May 2024

Turning waste into energy: A deep dive into biogas and biomethane


Every year, more than 105 billion tonnes of organic waste is produced worldwide, leading to the release of methane and other greenhouse gas emissions. These organic wastes consist of food waste, sewage, garden waste, as well as farm and agricultural waste. Currently, only 2% of these wastes are properly treated and recycled.

What is biogas? 

Biogas is a renewable energy source produced through the anaerobic digestion of organic matter. The process involves microorganisms breaking down these organic materials in the absence of oxygen, resulting in a gas mixture primarily composed of methane (CH₄) and carbon dioxide (CO₂), with small amounts of other gases like hydrogen sulfide (H₂S) and ammonia (NH₃).

Biogas is not a fossil fuel. Fossil fuels, such as coal, oil and natural gas are formed from the remains of ancient plants and animals that have been subjected to heat and pressure over millions of years. In contrast, biogas is produced from contemporary organic materials through relatively quick biological processes.

What is the difference between biogas and biomethane? 

Biogas and biomethane are related but have distinct differences. 

The main distinction between biogas and biomethane lies in their composition. Biogas consists of a mixture of various gases, primarily methane and carbon dioxide. In contrast, biomethane undergoes a purification process that removes carbon dioxide, hydrogen sulfide, and water resulting in a cleaner fuel.

What makes biogas a viable source of renewable energy?

Biogas is considered a viable source of renewable energy for several reasons:

  1. Abundance of waste: Biogas can be produced from a wide range of organic materials, including agricultural waste, manure, municipal waste, plant material, sewage, green waste, and food waste.

  2. Reduced greenhouse gas emissions: Biogas production helps to mitigate greenhouse gas emissions in multiple ways. Firstly, it captures methane that would otherwise be released into the atmosphere during the decomposition of organic matter. Secondly, when biogas is used as a fuel, it displaces the use of fossil fuels, which produce greenhouse gas emissions when burned.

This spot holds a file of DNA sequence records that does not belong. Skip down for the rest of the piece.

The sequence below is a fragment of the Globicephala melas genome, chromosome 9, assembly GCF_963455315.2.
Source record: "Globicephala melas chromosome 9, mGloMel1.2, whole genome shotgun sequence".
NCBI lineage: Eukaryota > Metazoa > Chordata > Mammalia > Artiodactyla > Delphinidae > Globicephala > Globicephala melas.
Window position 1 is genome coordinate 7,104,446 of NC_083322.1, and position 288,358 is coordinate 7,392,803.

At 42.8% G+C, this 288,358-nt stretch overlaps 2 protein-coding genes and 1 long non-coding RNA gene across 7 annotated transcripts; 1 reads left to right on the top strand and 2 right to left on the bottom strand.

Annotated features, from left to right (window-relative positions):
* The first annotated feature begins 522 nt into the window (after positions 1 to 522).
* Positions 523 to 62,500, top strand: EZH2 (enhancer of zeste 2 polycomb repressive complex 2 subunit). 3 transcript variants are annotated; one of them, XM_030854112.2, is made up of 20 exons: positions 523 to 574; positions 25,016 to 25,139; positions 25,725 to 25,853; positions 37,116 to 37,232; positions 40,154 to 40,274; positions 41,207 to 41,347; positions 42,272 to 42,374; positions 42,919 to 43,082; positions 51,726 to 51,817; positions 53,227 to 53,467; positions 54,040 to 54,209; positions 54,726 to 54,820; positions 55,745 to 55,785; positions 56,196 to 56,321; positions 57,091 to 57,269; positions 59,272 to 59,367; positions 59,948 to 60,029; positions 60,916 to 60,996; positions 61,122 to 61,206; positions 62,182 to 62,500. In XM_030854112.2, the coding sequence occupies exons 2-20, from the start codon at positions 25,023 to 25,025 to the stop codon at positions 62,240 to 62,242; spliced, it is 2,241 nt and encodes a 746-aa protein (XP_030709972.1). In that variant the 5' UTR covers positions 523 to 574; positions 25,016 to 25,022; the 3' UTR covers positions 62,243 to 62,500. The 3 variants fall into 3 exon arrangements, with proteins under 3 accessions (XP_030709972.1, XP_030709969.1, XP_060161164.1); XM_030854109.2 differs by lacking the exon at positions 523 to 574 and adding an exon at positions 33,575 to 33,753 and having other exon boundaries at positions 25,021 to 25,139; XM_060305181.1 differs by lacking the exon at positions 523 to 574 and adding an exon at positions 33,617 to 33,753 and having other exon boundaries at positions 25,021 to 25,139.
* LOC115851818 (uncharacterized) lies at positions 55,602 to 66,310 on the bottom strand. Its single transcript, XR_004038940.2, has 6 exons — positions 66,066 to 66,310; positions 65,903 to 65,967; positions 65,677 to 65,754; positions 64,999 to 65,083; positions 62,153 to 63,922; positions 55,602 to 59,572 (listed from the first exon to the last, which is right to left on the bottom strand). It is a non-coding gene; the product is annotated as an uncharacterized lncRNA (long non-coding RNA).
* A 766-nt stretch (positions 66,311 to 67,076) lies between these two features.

3. Waste management: Biogas production can help address waste management challenges by diverting organic waste from landfills and incinerators. 

  4. Renewable and continuous: Unlike fossil fuels, which are finite and take millions of years to form, biogas is continuously produced through natural processes. 

  5. Versatility: Biogas can be used for various energy applications, including electricity generation, heating, and cooking. It can also be upgraded to biomethane and injected into the natural gas grid or used as a transportation fuel, providing versatility in its use across different sectors.

What do fossil fuels and biofuels have in common?

It's essential to recognise the differences between fossil fuels and biofuels, particularly regarding their sources, environmental impacts, and sustainability.

While fossil fuels are non-renewable resources, biofuels are considered renewable energy alternatives.

Hydrogen production from biogas

It is possible to produce hydrogen using biogas.

This potential is currently being explored. An example of this is the BIONICO project, which aims to develop and test a membrane reactor for hydrogen production from biogas. Key conventional technologies under investigation for this purpose include steam reforming and autothermal reforming.

In the BIONICO project, two types of biogas are considered: one derived from landfill and the other from anaerobic digestion. The purification of biogas is a critical step before hydrogen production.

These findings support the viability of biogas as a sustainable source for hydrogen production, potentially contributing to the broader adoption of hydrogen as a clean energy carrier.

Statistics from: Biogas: Pathways to 2030 – Report